Loyal customers will spend around 31% more with your company than new customers. That makes customer loyalty incredibly important for driving revenue.
Customer loyalty isn’t just about selling more. It’s also about the emotional relationship you build with your customers. Loyal customers trust your brand, recommend it, and return to buy again and again.
Customer loyalty is built on positive customer experiences. It is often formalised in customer loyalty programs that reward and incentivise your most valuable spenders. Customer loyalty programs are also a reliable way for businesses to obtain critical first-party customer data, and produce entirely new revenue streams.
These benefits are elevating the importance of customer loyalty programs within many organisations. However, many brands are still not leveraging the full power of customer loyalty.
1. Take an organisation-wide approach to customer loyalty
Customer loyalty should not be limited to marketing campaigns. Brands need to integrate loyalty programs into the entire customer lifecycle — from customer service to product returns. This will help to embed customer loyalty into the brand’s DNA, and create significant competitive differentiation.
To do so, brands need a connected ecosystem. That means providing a single, shared view of the customer across the organisation. This will not only enable better customer experiences. It will also help brands collect first-party customer data.
As Google prepares to remove support for third-party cookies, marketers must lead the switch to gathering first-party data. Loyalty programs will become one of the primary methods brands use to collect this vital customer data. This will further accelerate the elevated status of loyalty programs as the data they create becomes part of the brand’s balance sheet.
2. Provide premium benefits and exclusive experiences
According to a 2020 McKinsey survey, members of paid loyalty programs are 60 percent more likely to spend more on the brand after subscribing. The survey also found that paid loyalty programs drive higher purchase frequency, basket size, and brand affinity compared to free loyalty programs.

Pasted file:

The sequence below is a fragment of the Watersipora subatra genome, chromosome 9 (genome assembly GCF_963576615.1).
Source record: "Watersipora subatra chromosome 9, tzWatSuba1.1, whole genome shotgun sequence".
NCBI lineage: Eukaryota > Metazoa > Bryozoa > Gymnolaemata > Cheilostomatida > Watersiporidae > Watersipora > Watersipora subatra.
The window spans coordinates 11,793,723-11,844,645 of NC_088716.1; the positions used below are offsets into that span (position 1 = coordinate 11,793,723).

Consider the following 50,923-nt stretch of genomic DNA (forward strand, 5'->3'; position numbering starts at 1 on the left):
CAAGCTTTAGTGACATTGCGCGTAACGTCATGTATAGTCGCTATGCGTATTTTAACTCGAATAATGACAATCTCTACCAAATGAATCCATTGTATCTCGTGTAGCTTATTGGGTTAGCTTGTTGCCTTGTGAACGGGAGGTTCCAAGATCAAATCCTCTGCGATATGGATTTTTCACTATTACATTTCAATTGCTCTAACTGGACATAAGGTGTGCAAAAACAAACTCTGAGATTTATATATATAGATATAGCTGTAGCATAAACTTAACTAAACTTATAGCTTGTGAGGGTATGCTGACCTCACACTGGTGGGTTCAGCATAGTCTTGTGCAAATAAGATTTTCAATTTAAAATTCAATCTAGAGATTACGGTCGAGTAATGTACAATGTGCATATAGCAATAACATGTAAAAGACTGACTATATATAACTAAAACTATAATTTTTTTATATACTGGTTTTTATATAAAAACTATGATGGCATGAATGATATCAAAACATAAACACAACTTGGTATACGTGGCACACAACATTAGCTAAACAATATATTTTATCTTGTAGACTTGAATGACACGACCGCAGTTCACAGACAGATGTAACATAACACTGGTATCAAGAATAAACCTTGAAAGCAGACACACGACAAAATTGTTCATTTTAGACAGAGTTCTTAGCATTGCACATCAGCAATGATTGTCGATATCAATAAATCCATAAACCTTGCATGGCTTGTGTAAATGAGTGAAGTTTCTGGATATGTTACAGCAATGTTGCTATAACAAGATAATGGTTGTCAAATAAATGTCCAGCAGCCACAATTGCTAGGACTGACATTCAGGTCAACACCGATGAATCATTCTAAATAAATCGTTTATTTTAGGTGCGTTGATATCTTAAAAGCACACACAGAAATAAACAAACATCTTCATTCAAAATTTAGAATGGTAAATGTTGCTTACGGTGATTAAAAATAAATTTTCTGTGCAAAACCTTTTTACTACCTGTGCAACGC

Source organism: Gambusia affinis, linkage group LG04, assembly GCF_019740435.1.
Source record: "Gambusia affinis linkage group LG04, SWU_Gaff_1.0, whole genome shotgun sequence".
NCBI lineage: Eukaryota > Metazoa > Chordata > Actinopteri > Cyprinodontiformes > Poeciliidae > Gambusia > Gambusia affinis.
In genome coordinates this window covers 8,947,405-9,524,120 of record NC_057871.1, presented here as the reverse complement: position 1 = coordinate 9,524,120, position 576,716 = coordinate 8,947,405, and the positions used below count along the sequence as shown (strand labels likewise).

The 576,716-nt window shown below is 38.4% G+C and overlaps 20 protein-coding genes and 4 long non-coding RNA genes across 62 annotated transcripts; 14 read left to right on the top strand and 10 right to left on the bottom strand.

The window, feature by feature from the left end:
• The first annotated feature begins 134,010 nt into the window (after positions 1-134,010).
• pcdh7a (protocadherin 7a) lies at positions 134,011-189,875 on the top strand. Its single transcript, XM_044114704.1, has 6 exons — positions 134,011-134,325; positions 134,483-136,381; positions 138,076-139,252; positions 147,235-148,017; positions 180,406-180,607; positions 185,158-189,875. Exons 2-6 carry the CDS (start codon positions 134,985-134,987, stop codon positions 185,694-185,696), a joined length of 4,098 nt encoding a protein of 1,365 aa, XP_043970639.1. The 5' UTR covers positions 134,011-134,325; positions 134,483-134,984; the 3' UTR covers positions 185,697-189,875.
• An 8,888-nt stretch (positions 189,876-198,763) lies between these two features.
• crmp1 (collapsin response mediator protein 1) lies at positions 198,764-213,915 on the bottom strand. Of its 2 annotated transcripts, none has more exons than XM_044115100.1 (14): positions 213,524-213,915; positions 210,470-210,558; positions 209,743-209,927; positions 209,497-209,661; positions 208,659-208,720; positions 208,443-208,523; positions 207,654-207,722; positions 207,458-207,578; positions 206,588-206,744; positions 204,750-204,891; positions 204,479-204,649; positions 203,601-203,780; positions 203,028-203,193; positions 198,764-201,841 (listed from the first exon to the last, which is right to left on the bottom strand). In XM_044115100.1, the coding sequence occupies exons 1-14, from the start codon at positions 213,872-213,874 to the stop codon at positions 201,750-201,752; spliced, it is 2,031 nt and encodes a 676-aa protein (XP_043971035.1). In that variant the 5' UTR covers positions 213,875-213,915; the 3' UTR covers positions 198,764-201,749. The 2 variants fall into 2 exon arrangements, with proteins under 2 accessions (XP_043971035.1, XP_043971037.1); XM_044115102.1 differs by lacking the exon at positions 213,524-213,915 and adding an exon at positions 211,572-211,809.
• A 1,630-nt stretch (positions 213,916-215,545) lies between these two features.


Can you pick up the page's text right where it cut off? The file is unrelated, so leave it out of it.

Paid loyalty programs can create an entirely new revenue stream for brands. This involves moving past a points-based program to focus on premium access, exclusive products, and special pricing.
Loyalty programs can also help brands maintain customer engagement outside of seasonal sales periods. For example, a leading swimwear brand uses its customer loyalty program to engage with customers beyond their busy summer-sales season. The brand uses customer data to personalise year-round customer communications, which are triggered through Marketing Cloud Journey Builder. This has increased members’ average spend by 20%.
3. Create a connected, frictionless loyalty ecosystem
Third-party loyalty ecosystems are empowering organisations to extend the value of their loyalty programs beyond what a single brand can offer. For example, ShopBack connects 30 million shoppers with around 10,000 merchants and partners, in-store and online. The connected rewards and discovery platform drove more than $3.5 billion in sales across Asia-Pacific.
Future loyalty programs will also require customers to do less. Embracing a 360-degree customer view will enable brands to remove friction from their loyalty programs and use them to create additional value in the customer journey with superior experiences.
Connected communities will be another key element of future loyalty programs. Loyalty programs that are able to create new communities will be able to drive more frequent and deeper connections with consumers.
Leverage the full power of loyalty
The future is bright for customer loyalty programs. To leverage the full power of loyalty, brands must change the way they think about customer loyalty. Customer loyalty programs will no longer be about how loyal customers will be to the brand. They will be about how loyal the brand is to the customer.
For customer loyalty to become a driving force of business, the customer must be at the centre of the business at all times. This can be achieved with a 360-degree customer view that brings your entire organisation closer to the customer.